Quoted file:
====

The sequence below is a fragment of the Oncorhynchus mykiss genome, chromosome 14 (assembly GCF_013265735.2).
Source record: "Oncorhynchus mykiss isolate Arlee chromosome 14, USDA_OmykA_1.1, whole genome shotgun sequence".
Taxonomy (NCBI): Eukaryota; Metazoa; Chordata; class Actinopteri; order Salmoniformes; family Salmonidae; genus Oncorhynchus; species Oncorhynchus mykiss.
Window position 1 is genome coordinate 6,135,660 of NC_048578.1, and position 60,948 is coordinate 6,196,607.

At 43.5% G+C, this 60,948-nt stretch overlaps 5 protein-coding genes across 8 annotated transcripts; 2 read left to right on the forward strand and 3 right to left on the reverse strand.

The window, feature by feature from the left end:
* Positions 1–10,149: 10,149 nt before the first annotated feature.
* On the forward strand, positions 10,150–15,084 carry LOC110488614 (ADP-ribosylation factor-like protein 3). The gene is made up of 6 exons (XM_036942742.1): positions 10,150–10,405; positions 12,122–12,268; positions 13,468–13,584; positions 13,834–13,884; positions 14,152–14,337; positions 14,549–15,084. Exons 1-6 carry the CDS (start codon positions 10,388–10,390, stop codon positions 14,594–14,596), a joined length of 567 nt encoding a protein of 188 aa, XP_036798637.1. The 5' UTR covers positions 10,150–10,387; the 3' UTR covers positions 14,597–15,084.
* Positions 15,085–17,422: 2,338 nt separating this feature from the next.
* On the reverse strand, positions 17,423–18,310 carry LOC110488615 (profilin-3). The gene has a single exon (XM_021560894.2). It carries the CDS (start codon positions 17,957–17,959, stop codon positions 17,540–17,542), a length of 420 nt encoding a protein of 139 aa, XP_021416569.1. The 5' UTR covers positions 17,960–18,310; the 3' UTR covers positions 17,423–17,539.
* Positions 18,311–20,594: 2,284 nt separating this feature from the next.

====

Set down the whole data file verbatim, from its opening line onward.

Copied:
The sequence below is a fragment of the Oncorhynchus mykiss genome, chromosome 14 (assembly GCF_013265735.2).
Source record: "Oncorhynchus mykiss isolate Arlee chromosome 14, USDA_OmykA_1.1, whole genome shotgun sequence".
Taxonomy (NCBI): Eukaryota; Metazoa; Chordata; class Actinopteri; order Salmoniformes; family Salmonidae; genus Oncorhynchus; species Oncorhynchus mykiss.
Window position 1 is genome coordinate 6,135,660 of NC_048578.1, and position 60,948 is coordinate 6,196,607.

At 43.5% G+C, this 60,948-nt stretch overlaps 5 protein-coding genes across 8 annotated transcripts; 2 read left to right on the forward strand and 3 right to left on the reverse strand.

The window, feature by feature from the left end:
* Positions 1–10,149: 10,149 nt before the first annotated feature.
* On the forward strand, positions 10,150–15,084 carry LOC110488614 (ADP-ribosylation factor-like protein 3). The gene is made up of 6 exons (XM_036942742.1): positions 10,150–10,405; positions 12,122–12,268; positions 13,468–13,584; positions 13,834–13,884; positions 14,152–14,337; positions 14,549–15,084. Exons 1-6 carry the CDS (start codon positions 10,388–10,390, stop codon positions 14,594–14,596), a joined length of 567 nt encoding a protein of 188 aa, XP_036798637.1. The 5' UTR covers positions 10,150–10,387; the 3' UTR covers positions 14,597–15,084.
* Positions 15,085–17,422: 2,338 nt separating this feature from the next.
* On the reverse strand, positions 17,423–18,310 carry LOC110488615 (profilin-3). The gene has a single exon (XM_021560894.2). It carries the CDS (start codon positions 17,957–17,959, stop codon positions 17,540–17,542), a length of 420 nt encoding a protein of 139 aa, XP_021416569.1. The 5' UTR covers positions 17,960–18,310; the 3' UTR covers positions 17,423–17,539.
* Positions 18,311–20,594: 2,284 nt separating this feature from the next.